Disclosure: Christian Bartenbach is the owner of the light device that was used in the present trial. All other authors disclose no conflicts of interest.
Original Research Article
Short-Term Effects of Bright Light Therapy in Adults with Chronic Nonspecific Back Pain: A Randomized Controlled Trial
Version of Record online: 26 AUG 2014
Copyright Wiley Periodicals, Inc
Volume 15, Issue 12, pages 2003–2012, December 2014
How to Cite
Leichtfried, V., Matteucci Gothe, R., Kantner-Rumplmair, W., Mair-Raggautz, M., Bartenbach, C., Guggenbichler, H., Gehmacher, D., Jonas, L., Aigner, M., Winkler, D. and Schobersberger, W. (2014), Short-Term Effects of Bright Light Therapy in Adults with Chronic Nonspecific Back Pain: A Randomized Controlled Trial. Pain Medicine, 15: 2003–2012. doi: 10.1111/pme.12503
- Issue online: 23 DEC 2014
- Version of Record online: 26 AUG 2014
- Chronic Nonspecific Back Pain;
- Bright Light Therapy (BLT);
- Multicenter Trial;
- Randomized Controlled Trial (RCT)
The present trial evaluated incorporation of bright light therapy in the treatment of chronic nonspecific back pain (CNBP).
A prospective, randomized, controlled, multicenter, open design with three parallel trial arms was used.
Subjects received a novel therapeutic, an expected therapeutic ineffective low dose, or no light exposure at three different medical centers.
A total of 125 CNBP patients reporting pain intensity of ≥3 points on item 5 of the Brief Pain Inventory (BPI) were included.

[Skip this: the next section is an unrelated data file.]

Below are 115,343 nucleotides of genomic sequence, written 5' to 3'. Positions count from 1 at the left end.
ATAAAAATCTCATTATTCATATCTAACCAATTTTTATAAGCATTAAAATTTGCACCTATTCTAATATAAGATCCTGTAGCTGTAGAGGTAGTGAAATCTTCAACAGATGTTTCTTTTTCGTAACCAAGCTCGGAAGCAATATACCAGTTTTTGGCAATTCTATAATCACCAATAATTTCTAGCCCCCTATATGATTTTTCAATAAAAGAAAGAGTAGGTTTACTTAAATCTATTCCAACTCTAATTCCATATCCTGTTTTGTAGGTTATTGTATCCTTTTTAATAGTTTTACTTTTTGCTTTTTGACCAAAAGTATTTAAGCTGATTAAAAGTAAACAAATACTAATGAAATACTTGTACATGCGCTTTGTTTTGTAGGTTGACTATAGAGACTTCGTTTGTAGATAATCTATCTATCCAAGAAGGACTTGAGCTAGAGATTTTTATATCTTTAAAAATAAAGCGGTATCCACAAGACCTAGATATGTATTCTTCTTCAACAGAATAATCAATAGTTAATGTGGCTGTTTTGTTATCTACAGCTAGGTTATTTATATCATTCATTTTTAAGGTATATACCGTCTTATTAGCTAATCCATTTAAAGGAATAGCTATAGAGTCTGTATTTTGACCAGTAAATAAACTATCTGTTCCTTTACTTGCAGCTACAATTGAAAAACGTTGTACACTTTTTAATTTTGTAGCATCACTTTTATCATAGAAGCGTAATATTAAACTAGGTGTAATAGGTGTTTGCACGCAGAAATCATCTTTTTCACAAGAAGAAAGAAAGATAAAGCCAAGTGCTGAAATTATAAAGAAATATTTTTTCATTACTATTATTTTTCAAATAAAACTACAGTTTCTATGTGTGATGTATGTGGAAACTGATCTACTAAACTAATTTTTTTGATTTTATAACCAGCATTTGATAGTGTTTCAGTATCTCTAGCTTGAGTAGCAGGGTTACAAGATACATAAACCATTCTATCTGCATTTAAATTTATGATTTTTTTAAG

Over 3 weeks, 36 active treatment, 36 placebo controls, and 33 controls received 3 or no supplementary light exposures of 5.000 lx or 230 lx, respectively.
Changes in self-reported scores of pain intensity (BPI sub-score 1) and depression (Hospital Anxiety and Depression Questionnaire) were the primary outcome measures. Secondary outcome measures were changes in self-reported overall pain sensation (BPI total score), grade of everyday life impairment (BPI sub-score 2), mood (visual analog scale), and well-being (World Health Organization-Five Well-Being Index).
Changes in pain intensity were higher (1.0 [0.8–1.6]) in the bright light group compared with controls (0.3 [−0.1–0.8]; effect size D = 0.46). Changes in the depression score were also higher in the intervention group (1.5 [0.0–2.5]) compared with controls (0.0 [0.0–2.0]; effect size D = 0.86). No differences were seen in change scores between intervention vs sham group.
The present randomized controlled trial shows that light therapy even in low dose could improve depressive symptoms and reduce pain intensity in CNBP patients. Further research is needed for optimizing parameters of frequency, dose, and duration of therapeutic light exposure.